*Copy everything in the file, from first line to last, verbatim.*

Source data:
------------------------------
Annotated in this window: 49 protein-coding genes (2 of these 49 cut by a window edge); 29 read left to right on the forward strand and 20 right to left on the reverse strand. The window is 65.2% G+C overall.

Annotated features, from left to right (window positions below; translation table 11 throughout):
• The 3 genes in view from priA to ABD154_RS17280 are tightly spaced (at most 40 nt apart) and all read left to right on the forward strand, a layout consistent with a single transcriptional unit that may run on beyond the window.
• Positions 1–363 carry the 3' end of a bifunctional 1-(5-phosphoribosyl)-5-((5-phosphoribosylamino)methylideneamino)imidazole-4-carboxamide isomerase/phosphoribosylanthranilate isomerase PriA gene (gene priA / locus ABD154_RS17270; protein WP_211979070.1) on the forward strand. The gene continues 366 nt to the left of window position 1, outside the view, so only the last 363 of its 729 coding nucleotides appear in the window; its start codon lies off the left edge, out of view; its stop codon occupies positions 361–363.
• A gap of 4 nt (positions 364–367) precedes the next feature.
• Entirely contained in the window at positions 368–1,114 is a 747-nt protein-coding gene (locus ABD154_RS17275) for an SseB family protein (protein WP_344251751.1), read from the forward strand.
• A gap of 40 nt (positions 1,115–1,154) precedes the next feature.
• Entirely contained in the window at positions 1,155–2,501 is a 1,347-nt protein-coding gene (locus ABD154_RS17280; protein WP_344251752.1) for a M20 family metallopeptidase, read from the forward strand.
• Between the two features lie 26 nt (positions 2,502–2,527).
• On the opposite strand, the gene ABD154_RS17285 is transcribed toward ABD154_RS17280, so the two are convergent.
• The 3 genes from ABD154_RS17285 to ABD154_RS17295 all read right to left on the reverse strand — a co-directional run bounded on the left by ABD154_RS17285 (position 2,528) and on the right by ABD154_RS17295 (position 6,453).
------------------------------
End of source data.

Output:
Annotated in this window: 49 protein-coding genes (2 of these 49 cut by a window edge); 29 read left to right on the forward strand and 20 right to left on the reverse strand. The window is 65.2% G+C overall.

Annotated features, from left to right (window positions below; translation table 11 throughout):
• The 3 genes in view from priA to ABD154_RS17280 are tightly spaced (at most 40 nt apart) and all read left to right on the forward strand, a layout consistent with a single transcriptional unit that may run on beyond the window.
• Positions 1–363 carry the 3' end of a bifunctional 1-(5-phosphoribosyl)-5-((5-phosphoribosylamino)methylideneamino)imidazole-4-carboxamide isomerase/phosphoribosylanthranilate isomerase PriA gene (gene priA / locus ABD154_RS17270; protein WP_211979070.1) on the forward strand. The gene continues 366 nt to the left of window position 1, outside the view, so only the last 363 of its 729 coding nucleotides appear in the window; its start codon lies off the left edge, out of view; its stop codon occupies positions 361–363.
• A gap of 4 nt (positions 364–367) precedes the next feature.
• Entirely contained in the window at positions 368–1,114 is a 747-nt protein-coding gene (locus ABD154_RS17275) for an SseB family protein (protein WP_344251751.1), read from the forward strand.
• A gap of 40 nt (positions 1,115–1,154) precedes the next feature.
• Entirely contained in the window at positions 1,155–2,501 is a 1,347-nt protein-coding gene (locus ABD154_RS17280; protein WP_344251752.1) for a M20 family metallopeptidase, read from the forward strand.
• Between the two features lie 26 nt (positions 2,502–2,527).
• On the opposite strand, the gene ABD154_RS17285 is transcribed toward ABD154_RS17280, so the two are convergent.
• The 3 genes from ABD154_RS17285 to ABD154_RS17295 all read right to left on the reverse strand — a co-directional run bounded on the left by ABD154_RS17285 (position 2,528) and on the right by ABD154_RS17295 (position 6,453).